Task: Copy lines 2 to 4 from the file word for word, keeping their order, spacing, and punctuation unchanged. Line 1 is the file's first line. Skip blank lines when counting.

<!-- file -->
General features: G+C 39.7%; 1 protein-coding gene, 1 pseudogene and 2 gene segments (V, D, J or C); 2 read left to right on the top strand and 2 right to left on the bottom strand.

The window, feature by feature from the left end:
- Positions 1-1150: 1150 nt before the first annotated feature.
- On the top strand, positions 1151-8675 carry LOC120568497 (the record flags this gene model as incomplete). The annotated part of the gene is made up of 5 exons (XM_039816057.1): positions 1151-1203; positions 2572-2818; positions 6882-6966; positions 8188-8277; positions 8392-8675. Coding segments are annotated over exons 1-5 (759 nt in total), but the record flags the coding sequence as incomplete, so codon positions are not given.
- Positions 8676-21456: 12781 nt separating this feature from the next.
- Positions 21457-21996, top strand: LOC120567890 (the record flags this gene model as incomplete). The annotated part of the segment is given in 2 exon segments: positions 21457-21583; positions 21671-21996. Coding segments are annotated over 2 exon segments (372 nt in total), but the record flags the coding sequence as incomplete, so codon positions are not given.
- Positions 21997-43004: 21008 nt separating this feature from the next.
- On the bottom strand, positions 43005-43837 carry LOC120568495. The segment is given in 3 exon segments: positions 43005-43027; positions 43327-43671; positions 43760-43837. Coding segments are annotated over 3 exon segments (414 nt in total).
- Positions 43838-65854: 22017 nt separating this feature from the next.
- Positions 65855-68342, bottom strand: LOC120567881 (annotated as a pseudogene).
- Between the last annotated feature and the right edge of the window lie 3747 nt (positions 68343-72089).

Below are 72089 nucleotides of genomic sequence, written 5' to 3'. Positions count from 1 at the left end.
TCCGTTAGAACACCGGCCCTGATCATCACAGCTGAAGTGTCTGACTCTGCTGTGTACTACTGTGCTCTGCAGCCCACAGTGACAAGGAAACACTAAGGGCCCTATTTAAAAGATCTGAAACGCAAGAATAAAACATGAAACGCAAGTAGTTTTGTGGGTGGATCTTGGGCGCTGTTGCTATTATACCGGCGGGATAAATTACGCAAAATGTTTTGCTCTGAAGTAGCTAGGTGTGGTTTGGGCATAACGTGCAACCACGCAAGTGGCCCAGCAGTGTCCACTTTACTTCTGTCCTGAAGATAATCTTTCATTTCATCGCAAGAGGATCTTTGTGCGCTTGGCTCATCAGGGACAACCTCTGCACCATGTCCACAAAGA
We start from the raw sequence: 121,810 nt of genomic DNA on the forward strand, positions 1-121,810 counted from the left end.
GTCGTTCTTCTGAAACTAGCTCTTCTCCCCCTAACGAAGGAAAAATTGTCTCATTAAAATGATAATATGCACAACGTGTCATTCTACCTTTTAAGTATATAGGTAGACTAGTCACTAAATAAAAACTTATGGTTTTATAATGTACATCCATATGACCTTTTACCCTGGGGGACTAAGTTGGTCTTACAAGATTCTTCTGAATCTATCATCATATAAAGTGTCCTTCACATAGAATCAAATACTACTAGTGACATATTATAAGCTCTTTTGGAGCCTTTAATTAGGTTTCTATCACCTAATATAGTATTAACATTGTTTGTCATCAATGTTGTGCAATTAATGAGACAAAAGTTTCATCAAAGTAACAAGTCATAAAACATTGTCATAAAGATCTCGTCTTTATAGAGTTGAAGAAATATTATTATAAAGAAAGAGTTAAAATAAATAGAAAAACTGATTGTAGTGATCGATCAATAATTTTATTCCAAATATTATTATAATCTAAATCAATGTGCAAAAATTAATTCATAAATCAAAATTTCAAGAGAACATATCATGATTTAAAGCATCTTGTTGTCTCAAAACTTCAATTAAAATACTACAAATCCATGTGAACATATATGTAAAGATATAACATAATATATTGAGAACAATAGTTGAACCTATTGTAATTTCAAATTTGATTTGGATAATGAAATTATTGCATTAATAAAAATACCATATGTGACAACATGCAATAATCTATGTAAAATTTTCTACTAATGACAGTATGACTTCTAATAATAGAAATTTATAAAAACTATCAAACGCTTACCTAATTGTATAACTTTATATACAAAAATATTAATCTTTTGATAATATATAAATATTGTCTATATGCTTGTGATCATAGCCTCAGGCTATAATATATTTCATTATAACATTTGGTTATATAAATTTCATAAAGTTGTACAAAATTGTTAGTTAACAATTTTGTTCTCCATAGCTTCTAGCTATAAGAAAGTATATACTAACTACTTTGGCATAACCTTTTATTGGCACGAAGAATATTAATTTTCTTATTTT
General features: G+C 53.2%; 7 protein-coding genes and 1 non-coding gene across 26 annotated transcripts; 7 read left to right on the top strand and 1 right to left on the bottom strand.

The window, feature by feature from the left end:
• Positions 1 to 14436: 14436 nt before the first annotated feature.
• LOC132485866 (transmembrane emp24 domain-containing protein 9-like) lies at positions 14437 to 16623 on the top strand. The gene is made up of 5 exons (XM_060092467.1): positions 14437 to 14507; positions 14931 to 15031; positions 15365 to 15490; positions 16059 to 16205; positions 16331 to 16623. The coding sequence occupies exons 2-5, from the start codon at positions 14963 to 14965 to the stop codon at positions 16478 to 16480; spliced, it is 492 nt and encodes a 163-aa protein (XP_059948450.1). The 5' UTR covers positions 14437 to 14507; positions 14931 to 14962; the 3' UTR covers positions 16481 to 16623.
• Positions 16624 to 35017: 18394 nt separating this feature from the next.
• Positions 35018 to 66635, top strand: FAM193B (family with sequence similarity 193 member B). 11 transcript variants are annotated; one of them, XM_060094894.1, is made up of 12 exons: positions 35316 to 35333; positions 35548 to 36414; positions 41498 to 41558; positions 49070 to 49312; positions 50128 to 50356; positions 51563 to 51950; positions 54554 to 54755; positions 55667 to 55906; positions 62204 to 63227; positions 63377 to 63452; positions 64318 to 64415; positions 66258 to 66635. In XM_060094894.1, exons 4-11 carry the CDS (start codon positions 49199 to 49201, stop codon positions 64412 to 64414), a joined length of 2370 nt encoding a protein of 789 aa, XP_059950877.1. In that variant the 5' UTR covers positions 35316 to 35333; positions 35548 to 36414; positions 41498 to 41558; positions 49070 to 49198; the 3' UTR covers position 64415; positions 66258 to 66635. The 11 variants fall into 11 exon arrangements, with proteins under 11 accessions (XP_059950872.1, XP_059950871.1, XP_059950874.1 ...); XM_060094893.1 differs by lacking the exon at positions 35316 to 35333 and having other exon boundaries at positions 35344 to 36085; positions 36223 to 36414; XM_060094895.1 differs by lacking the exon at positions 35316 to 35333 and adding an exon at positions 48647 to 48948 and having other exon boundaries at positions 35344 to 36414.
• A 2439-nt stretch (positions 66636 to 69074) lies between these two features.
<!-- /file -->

The window, feature by feature from the left end:
- Positions 1-1150: 1150 nt before the first annotated feature.
- On the top strand, positions 1151-8675 carry LOC120568497 (the record flags this gene model as incomplete). The annotated part of the gene is made up of 5 exons (XM_039816057.1): positions 1151-1203; positions 2572-2818; positions 6882-6966; positions 8188-8277; positions 8392-8675. Coding segments are annotated over exons 1-5 (759 nt in total), but the record flags the coding sequence as incomplete, so codon positions are not given.